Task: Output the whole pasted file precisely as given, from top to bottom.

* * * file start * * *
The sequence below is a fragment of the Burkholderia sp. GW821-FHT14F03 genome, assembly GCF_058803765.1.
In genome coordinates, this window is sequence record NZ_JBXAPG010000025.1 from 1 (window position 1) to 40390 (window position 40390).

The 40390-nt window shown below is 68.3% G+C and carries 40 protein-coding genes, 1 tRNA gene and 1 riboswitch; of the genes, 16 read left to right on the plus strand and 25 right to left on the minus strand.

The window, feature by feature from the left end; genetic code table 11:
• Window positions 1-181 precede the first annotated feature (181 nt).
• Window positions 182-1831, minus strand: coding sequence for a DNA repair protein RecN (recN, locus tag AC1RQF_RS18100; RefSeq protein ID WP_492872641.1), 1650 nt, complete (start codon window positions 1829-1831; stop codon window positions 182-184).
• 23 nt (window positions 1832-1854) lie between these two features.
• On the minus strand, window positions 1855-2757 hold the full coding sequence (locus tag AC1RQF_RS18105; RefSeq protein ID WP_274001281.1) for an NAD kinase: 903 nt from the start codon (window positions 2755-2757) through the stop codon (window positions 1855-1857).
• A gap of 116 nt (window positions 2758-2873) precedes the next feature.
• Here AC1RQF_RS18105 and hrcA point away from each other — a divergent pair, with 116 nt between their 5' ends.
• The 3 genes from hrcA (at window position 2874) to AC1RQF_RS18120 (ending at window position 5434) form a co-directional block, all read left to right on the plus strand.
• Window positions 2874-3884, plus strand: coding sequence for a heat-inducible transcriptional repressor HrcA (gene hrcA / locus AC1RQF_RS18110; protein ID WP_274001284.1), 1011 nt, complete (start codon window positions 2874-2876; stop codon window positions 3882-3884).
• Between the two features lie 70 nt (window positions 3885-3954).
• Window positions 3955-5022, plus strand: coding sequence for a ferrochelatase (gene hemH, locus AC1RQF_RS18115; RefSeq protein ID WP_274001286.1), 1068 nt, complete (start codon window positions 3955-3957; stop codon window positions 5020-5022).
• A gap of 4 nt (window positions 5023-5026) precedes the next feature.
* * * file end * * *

The sequence below is a fragment of the Burkholderia sp. GW821-FHT14F03 genome, assembly GCF_058803765.1.
In genome coordinates, this window is sequence record NZ_JBXAPG010000025.1 from 1 (window position 1) to 40390 (window position 40390).

The 40390-nt window shown below is 68.3% G+C and carries 40 protein-coding genes, 1 tRNA gene and 1 riboswitch; of the genes, 16 read left to right on the plus strand and 25 right to left on the minus strand.

The window, feature by feature from the left end; genetic code table 11:
• Window positions 1-181 precede the first annotated feature (181 nt).
• Window positions 182-1831, minus strand: coding sequence for a DNA repair protein RecN (recN, locus tag AC1RQF_RS18100; RefSeq protein ID WP_492872641.1), 1650 nt, complete (start codon window positions 1829-1831; stop codon window positions 182-184).
• 23 nt (window positions 1832-1854) lie between these two features.
• On the minus strand, window positions 1855-2757 hold the full coding sequence (locus tag AC1RQF_RS18105; RefSeq protein ID WP_274001281.1) for an NAD kinase: 903 nt from the start codon (window positions 2755-2757) through the stop codon (window positions 1855-1857).
• A gap of 116 nt (window positions 2758-2873) precedes the next feature.
• Here AC1RQF_RS18105 and hrcA point away from each other — a divergent pair, with 116 nt between their 5' ends.
• The 3 genes from hrcA (at window position 2874) to AC1RQF_RS18120 (ending at window position 5434) form a co-directional block, all read left to right on the plus strand.
• Window positions 2874-3884, plus strand: coding sequence for a heat-inducible transcriptional repressor HrcA (gene hrcA / locus AC1RQF_RS18110; protein ID WP_274001284.1), 1011 nt, complete (start codon window positions 2874-2876; stop codon window positions 3882-3884).
• Between the two features lie 70 nt (window positions 3885-3954).
• Window positions 3955-5022, plus strand: coding sequence for a ferrochelatase (gene hemH, locus AC1RQF_RS18115; RefSeq protein ID WP_274001286.1), 1068 nt, complete (start codon window positions 3955-3957; stop codon window positions 5020-5022).
• A gap of 4 nt (window positions 5023-5026) precedes the next feature.